If you came to read about food and cooking, bear with me in this post. I'll get to that subject in a few lines.
Recently I visited the Asian Art Museum of San Francisco to see a new survey of Japanese painting called Traditions Unbound. It features work from a group of Kyoto painters who---because of a political realignment within Japan---were able to break away from the rigid traditions of the ruling painting school in the 17th and 18th centuries and create their own style. I admit that Japanese painting had never been one of my favorite areas---I have seen too many screen paintings of The Tale of Genji, I suppose---but this exhibition was astonishing. Although most works are paintings of black ink on a gold or wheat-colored background, the artists were able to create dynamic worlds with their brushstrokes. A painting of a marsh and birds by Goshun (Matsumura Gekkei) made me feel like I was there and could see and hear the willows swaying in a morning breeze. A painting of a crane and waves by Okyo was also stunning (the less interesting half of the painting).
Now to the connection to food, tenuous as it may be...
The exhibition will include two collections of vegetable paintings by Ito Jakuchu (1715-1800). The first one to be exhibited is one of his most famous: a recreation of the Buddha's attainment of Nirvana ("parinirvana") with the Buddha and his followers depicted as vegetables (image here). At the time of the painting, the Japanese had a standard way of illustrating the Buddha's death, with the Buddha lying on a platform with his head to the left, a grove of trees in the background, disciples and bodhisattvas surrounding the Buddha, and the Buddha's mother (Queen Maya) visiting from the heavens. In his painting, Jakuchu represented the figures with vegetables and fruits. The commentary on this work in the exhibition catalog says that Jakuchu's intentions were never fully known: was this a light-hearted parody or a statement of his religious beliefs? Various sects in Japanese Buddhism believed that all beings---including plant and animals---possessed the Buddha nature. Perhaps Jakuchu was reaffirming his devotion in the painting. Alternatively, since his family was in the vegetable business, it was possibly a memorial for a recently deceased relative. Note that this painting will be on display only from December 19 to January 8.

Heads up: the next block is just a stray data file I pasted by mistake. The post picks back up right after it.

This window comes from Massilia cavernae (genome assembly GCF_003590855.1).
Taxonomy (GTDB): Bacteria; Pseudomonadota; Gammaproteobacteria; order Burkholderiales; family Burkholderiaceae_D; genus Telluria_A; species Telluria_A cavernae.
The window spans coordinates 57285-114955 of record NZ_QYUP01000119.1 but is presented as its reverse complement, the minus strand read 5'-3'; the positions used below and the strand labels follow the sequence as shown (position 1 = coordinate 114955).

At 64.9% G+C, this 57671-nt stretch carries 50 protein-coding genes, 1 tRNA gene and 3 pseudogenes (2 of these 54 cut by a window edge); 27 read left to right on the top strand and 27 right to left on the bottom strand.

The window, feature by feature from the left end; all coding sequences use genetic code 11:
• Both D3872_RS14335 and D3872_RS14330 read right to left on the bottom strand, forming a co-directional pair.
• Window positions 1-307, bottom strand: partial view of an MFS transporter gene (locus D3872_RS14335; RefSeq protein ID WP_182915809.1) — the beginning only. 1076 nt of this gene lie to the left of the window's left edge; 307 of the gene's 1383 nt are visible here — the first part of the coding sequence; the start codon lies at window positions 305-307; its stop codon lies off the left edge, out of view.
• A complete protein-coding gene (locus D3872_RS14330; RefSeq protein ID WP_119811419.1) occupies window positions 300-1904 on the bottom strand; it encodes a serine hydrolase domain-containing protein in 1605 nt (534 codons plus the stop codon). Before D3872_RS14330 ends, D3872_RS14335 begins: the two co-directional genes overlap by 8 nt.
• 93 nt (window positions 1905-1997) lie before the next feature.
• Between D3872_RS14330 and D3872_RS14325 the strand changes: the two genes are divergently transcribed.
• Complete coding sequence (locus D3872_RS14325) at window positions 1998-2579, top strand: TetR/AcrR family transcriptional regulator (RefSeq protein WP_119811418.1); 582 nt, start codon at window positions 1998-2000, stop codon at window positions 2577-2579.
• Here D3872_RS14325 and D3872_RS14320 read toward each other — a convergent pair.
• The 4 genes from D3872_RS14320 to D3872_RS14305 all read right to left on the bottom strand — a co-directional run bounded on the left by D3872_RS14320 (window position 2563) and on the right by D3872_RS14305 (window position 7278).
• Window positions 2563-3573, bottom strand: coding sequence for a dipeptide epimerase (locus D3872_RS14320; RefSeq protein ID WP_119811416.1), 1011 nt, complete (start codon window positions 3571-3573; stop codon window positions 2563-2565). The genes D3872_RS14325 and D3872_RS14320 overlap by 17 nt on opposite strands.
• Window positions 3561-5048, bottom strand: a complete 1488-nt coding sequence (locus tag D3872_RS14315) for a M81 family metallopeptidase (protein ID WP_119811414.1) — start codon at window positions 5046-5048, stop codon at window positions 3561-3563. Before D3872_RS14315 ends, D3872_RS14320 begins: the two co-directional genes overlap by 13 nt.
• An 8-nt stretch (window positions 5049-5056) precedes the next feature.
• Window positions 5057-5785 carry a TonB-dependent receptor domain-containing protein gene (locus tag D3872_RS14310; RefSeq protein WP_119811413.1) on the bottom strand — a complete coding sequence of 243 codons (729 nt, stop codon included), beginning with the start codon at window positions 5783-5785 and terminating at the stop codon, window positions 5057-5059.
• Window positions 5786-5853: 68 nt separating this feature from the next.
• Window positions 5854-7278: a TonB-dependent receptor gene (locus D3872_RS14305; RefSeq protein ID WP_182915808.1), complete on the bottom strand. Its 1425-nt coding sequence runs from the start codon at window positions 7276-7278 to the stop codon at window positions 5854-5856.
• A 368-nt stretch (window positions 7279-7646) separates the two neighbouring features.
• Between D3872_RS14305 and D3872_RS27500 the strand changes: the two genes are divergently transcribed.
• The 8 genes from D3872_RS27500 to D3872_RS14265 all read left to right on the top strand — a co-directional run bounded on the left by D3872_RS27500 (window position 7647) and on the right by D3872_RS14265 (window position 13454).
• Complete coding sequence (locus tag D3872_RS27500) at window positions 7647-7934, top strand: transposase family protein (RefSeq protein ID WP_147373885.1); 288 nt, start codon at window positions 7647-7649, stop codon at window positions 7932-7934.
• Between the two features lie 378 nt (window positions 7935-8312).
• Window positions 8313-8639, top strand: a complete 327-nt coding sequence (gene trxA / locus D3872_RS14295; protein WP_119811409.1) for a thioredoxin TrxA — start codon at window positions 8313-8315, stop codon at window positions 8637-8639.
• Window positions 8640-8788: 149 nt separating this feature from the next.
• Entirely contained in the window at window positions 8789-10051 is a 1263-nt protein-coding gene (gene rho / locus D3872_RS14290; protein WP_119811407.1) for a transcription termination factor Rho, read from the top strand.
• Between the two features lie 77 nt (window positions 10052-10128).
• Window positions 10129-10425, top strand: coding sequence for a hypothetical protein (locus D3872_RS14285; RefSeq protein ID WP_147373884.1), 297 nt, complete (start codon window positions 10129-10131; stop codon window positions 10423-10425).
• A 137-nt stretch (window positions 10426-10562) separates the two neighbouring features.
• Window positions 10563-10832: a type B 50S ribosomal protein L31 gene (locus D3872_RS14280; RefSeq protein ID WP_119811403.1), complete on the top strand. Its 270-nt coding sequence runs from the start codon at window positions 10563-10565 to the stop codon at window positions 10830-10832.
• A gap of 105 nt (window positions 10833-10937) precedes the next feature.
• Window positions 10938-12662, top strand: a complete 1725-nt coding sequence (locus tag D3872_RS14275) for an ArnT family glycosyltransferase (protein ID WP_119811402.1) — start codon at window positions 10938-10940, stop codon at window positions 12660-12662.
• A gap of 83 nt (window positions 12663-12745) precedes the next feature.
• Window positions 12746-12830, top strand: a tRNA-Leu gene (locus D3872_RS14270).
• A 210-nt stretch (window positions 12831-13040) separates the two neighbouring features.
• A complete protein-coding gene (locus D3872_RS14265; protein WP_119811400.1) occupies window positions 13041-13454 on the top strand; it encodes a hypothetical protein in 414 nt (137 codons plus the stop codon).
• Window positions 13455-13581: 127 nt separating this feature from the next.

Starting January 11th, the exhibit will have set of 12 large paintings of vegetables in various states of freshness and decay by Jakuchu with dimensions of 33 cm across and 123 cm high.
The second connection to food is the concept of "negative space." Japanese painters and printmakers were (and still are) masters in the use of negative space, which is the area around the main subject(s) that enhance the effect of the artwork. For example, unpainted areas or a sparse background as in Wyeth's Christina's World can heighten a mood or say something about the subject's condition. In the world, of cooking, "negative space" also has a place. For example, one could argue that various dishes in a meal can each contain negative space that plays off of the flavors and textures in the other dishes. In other words, what isn't there is important and can enhance what is there. Another concept that the Japanese paintings share with cooking is restraint, i.e., less is more. Sometimes the simplest preparation can be the finest.
Asian Art Museum of San Francisco hours: Tuesday through Sunday 10:00 am to 5:00 pm with extended evening hours every Thursday until 9:00 pm. Closed Mondays, major holidays (New Years Day, Thanksgiving and Christmas), and during certain large scale Civic Center Events (please call for details). Because of the fragility of the artworks and requirements of some of the owners, the exhibit is undergoing a changeover on January 10. The first set of art is shown until January 8, the museum is closed for the changeover, and second set is on display from January 11 to February 26.
tags :: Japan : Art : food+drink